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Recently I came across the expression "dain-bramaged". I assume that there are other seemingly flippant instances of the exchange of initial consonants of words, but is there a general term for such a practice?

Edit: Please note, this refers specifically to (a) initial consonants only, and not to whole syllables, and (b) intentional, not accidental or ignorant, exchange of consonants.

Second edit: By popular (and quite reasonable) demand, I am emphasizing that, yes, these are spoonerims. So what I'm looking for is a name for the paricular activity of deliberately creating a spoonerism by changing only initial consonants or consonant groups, and changing only that.

marked as duplicate by Chenmunka, Mari-Lou A, Vilmar, Mitch, choster Sep 24 '15 at 14:42

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  • There is not, as far as I know, a term in English for that refers specifically to switching the initial consonant(s) in two words, and nothing else; spoonerism is a broader term that encompasses this, but also covers other switchings. There is an expression for it in Danish, though: bakke snagvendt (‘balking tackwards’ literally translated), which originated in a children's TV show back in the 1980s. – Janus Bahs Jacquet Sep 21 '15 at 0:40
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It's known as a spoonerism¹, and it's not solely restricted to consonants):

Per ODO (Oxford Dictionaries Online):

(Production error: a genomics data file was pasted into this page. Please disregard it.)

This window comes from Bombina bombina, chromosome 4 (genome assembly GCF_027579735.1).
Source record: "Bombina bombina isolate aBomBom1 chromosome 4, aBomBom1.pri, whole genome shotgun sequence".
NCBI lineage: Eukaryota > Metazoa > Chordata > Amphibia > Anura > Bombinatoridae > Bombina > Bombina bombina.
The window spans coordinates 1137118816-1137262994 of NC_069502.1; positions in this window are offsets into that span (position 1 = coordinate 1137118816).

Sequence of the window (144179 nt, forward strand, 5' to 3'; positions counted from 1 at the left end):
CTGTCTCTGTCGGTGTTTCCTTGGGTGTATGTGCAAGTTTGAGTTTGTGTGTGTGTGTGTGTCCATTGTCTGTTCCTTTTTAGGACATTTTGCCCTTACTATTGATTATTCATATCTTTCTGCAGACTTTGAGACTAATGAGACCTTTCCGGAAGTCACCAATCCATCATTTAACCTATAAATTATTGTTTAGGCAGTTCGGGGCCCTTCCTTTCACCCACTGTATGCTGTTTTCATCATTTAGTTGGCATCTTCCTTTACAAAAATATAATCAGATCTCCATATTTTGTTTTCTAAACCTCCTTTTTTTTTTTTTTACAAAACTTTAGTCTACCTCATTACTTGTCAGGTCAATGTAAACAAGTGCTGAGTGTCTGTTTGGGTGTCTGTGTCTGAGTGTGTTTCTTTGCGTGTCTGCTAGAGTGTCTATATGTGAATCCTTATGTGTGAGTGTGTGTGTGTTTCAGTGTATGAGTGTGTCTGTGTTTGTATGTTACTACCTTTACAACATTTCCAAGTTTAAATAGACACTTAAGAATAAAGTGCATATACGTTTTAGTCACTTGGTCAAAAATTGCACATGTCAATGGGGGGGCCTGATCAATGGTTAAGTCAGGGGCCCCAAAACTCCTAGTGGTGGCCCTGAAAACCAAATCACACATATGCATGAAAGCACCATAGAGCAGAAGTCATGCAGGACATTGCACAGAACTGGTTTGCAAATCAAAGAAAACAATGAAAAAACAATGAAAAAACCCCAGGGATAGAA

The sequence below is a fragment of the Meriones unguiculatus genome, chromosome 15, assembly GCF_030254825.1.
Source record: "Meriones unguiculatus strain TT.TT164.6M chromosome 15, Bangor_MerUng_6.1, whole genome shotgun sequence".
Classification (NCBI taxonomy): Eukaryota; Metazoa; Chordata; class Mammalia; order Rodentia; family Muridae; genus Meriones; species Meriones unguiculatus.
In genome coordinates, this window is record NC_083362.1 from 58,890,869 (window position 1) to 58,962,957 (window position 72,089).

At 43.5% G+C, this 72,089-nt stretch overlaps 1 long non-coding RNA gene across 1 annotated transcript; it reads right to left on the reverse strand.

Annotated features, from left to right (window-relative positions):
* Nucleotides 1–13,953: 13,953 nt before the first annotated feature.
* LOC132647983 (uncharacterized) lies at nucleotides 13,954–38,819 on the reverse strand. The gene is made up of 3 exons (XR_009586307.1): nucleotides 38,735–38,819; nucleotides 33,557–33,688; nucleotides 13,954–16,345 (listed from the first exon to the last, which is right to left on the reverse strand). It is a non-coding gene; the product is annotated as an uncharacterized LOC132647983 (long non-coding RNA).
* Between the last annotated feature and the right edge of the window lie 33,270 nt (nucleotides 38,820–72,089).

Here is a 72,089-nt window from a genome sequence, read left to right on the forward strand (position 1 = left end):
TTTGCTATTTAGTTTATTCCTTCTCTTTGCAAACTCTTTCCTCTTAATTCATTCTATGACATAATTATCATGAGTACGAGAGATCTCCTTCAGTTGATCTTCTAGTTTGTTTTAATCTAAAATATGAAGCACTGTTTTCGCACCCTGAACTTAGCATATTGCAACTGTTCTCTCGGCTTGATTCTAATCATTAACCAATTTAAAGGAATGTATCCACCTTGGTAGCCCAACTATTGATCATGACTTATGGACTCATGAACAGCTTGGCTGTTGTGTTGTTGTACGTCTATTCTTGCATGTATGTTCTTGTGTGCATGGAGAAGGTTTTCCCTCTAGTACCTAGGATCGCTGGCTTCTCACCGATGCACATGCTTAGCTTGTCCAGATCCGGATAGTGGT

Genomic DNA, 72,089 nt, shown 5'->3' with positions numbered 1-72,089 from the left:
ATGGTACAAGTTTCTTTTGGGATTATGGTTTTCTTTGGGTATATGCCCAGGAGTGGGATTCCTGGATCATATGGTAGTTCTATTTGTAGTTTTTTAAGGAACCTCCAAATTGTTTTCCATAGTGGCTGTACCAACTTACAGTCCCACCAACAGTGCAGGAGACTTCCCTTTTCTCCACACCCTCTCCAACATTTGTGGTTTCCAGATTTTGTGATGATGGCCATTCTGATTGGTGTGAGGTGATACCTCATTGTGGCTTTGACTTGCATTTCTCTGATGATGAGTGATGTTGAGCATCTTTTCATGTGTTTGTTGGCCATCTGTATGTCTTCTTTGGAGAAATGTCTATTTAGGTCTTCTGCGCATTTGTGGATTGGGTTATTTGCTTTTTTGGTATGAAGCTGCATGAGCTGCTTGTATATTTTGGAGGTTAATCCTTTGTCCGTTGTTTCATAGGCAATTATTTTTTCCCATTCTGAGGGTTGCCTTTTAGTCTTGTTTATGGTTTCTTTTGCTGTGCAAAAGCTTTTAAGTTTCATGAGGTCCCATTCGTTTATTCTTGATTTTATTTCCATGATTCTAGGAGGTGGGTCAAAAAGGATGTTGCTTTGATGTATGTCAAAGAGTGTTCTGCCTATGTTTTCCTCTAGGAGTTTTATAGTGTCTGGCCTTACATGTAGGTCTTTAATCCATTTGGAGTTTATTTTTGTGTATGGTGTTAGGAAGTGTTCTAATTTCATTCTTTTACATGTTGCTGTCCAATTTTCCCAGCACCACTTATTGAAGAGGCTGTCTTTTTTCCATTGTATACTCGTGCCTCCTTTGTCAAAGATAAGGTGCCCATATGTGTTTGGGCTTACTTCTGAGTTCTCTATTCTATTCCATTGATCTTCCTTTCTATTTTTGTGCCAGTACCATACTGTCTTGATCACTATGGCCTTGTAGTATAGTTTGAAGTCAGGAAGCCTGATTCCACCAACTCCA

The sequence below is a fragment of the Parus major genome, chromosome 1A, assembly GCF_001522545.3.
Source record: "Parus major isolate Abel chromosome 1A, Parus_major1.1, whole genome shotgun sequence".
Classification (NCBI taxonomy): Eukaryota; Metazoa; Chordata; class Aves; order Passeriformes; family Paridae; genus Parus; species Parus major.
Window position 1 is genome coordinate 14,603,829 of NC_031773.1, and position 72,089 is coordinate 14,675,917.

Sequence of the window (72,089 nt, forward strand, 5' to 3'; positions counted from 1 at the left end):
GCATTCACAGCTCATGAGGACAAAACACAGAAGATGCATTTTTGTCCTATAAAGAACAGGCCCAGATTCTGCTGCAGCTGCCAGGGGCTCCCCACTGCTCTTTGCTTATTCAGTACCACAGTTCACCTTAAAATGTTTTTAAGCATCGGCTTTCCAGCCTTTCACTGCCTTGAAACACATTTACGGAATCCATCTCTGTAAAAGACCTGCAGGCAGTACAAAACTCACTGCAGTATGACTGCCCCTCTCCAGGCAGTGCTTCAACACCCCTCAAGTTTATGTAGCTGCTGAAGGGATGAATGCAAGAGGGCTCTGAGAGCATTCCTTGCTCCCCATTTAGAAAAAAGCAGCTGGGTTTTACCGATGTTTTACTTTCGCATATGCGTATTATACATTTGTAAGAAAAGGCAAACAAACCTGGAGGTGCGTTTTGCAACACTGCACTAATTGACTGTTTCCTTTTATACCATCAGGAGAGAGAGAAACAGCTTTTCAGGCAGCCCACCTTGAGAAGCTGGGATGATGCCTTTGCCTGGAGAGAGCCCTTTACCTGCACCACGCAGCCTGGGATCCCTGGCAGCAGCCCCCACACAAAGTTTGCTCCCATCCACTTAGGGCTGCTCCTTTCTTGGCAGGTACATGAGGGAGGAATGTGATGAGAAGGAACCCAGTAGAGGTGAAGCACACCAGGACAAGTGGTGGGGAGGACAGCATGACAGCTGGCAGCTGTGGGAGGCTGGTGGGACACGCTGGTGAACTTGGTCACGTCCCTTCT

spoonerism: a verbal error in which a speaker accidentally transposes the initial sounds or letters of two or more words, often to humorous effect, as in the sentence "you have hissed the mystery lectures" accidentally spoken instead of the intended sentence "you have missed the history lectures."

Though I quibble with the characterization that the transposition must be accidental.

Wikipedia confirms it can be a deliberate play on words:

A spoonerism is an error in speech or deliberate play on words in which corresponding consonants, vowels, or morphemes are switched (see metathesis) between two words in a phrase.

My personal favorite spoonerism is butterflies flutter by.


¹ As Wikipedia notes, the broader phenomenon is know as metathesis, the famous example being the substitution of nucular /ˈnjuːkjələr/ for nuclear.

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    The mnemonic for metathesis is, of course, methatesis. See also haplogy and wabiawization. – John Lawler Sep 20 '15 at 21:11
  • Note: that article is incorrect in calling nucular a case of metathesis. It's not metathesis; nucular consists of entirely different phonemes than nuclear. It's a case of a rebracketed word getting its not-so-common suffix swapped out for a more common one that happens to have almost—but not quite—the same phonemic structure. – Janus Bahs Jacquet Sep 21 '15 at 0:37
  • Spoonerisms are usually accidental. This switching is meant to be cute. – Bill Evans at Mariposa Sep 21 '15 at 17:37
  • @Bill Read the second quote and citation in my answer, please: everything after "I quibble with the characterization that the transposition must be accidental", through "A spoonerism is .. or deliberate play on words", down to "My personal favorite spoonerism is butterflies flutter by". – Dan Bron Sep 21 '15 at 17:38
  • @BillEvansatMariposa: That just makes it a deliberate spoonerism. – Ignacio Vazquez-Abrams Sep 21 '15 at 17:38
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They're called spoonerisms, after Reverend William A. Spooner. Look here for a linguistic analysis: The non-anomalous nature of anomalous utterances.

  • Spoonerisms are usually accidental. This switching is meant to be cute. – Bill Evans at Mariposa Sep 21 '15 at 17:38
  • @BillEvansatMariposa, So? – Greg Lee Sep 21 '15 at 19:19
  • Yes, it's a spoonerism. See the second edit to the original question. – Bill Evans at Mariposa Sep 23 '15 at 0:18

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